Boquerones – Nothing like a healthy dose of white anchovies.  Also very simple, but paired very well with the cava.


I wish that dessert could have been up to par with the rest of the meal.  Once again, the mini crispy cones were broken out, but this time, for ice cream.  Jen and I shared pear and apple ice creams – the fruit flavor was too subtle and faint.  There was also a honey flan, which was just okay (flan isn’t typically something I would order, as it is pretty simple to make).  The best was a rich chocolate ganache cake that had crispy chocolate wafer layers.  Jen described it as an “extremely rich, dark chocolate Kit Kat.”


Although I did enjoy the food overall, the slightly inconsistent service (this shouldn’t happen at a restaurant that charges these prices!), and slightly odd decor take Bar Basque dilute my opinion.  I will be back to see if this was just a “one-off” event and to get a better idea of other tapas on the menu.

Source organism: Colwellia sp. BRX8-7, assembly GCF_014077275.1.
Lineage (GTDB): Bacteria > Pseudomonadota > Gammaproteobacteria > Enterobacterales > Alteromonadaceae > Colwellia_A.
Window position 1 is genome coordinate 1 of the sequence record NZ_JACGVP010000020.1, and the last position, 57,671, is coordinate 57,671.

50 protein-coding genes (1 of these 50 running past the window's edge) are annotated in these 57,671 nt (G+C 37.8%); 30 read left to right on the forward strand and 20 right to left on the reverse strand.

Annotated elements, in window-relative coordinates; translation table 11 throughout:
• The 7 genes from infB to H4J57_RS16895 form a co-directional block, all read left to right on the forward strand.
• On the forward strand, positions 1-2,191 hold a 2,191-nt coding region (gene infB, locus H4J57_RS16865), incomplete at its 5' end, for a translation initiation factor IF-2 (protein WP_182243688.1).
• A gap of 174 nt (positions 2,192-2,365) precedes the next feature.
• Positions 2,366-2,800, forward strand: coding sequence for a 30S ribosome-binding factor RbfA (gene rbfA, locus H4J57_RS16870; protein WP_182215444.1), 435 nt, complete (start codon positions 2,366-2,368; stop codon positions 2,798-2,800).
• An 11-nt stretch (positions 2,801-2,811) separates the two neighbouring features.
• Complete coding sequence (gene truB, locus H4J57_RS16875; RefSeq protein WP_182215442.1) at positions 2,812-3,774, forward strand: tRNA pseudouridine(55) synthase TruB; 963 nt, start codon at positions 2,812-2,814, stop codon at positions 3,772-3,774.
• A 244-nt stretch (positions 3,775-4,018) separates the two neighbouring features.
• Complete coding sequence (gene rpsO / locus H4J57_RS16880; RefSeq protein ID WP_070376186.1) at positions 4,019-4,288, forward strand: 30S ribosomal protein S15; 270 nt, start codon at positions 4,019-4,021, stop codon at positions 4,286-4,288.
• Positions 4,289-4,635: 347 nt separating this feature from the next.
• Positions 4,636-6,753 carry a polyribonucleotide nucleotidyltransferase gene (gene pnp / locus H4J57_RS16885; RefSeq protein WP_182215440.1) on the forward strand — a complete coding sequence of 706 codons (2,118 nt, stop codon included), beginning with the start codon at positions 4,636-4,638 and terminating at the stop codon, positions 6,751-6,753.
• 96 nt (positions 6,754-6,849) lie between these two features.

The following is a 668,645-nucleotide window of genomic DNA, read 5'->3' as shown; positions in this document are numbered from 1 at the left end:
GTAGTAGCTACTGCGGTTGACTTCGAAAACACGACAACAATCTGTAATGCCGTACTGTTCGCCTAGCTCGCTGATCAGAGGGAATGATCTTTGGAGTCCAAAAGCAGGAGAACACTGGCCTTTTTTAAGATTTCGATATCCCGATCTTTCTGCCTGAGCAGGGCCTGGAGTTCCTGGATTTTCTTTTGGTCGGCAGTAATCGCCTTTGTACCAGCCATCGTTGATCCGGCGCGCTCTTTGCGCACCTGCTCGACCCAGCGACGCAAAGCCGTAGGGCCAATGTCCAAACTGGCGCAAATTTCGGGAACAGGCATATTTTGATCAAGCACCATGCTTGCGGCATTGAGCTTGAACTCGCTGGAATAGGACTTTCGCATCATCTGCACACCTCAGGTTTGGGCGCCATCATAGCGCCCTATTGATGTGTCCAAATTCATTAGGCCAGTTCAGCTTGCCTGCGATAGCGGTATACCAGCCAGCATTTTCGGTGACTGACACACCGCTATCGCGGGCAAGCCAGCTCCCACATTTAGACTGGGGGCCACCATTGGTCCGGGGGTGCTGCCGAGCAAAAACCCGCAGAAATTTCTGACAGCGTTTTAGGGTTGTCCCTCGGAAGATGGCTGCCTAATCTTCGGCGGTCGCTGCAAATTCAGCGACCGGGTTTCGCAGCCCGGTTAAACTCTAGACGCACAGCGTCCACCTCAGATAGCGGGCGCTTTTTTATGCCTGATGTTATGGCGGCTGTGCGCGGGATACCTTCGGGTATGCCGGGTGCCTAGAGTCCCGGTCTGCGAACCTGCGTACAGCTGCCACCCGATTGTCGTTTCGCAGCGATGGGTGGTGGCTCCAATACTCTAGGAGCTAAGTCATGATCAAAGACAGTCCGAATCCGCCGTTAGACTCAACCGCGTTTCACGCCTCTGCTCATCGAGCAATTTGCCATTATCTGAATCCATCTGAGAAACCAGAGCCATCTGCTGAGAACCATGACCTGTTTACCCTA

On Dreams, Goals, and the Year of Action

“There is only one thing that makes a dream impossible to achieve: the fear of failure.” – Paulo Coelho, “The Alchemist


2011 is what I have dubbed as “The Year of Action.”  It’s become common to hear people talk about their long-term goals, their dreams, what they ultimately aspire to do or be as though it is some unattainable, unrealistic, out-of-reach end state.  I’ve grown tired of forming conditional statements: “IF I do this…”  There is no “if.”  I WILL do this.

Almost time to surrender the passport…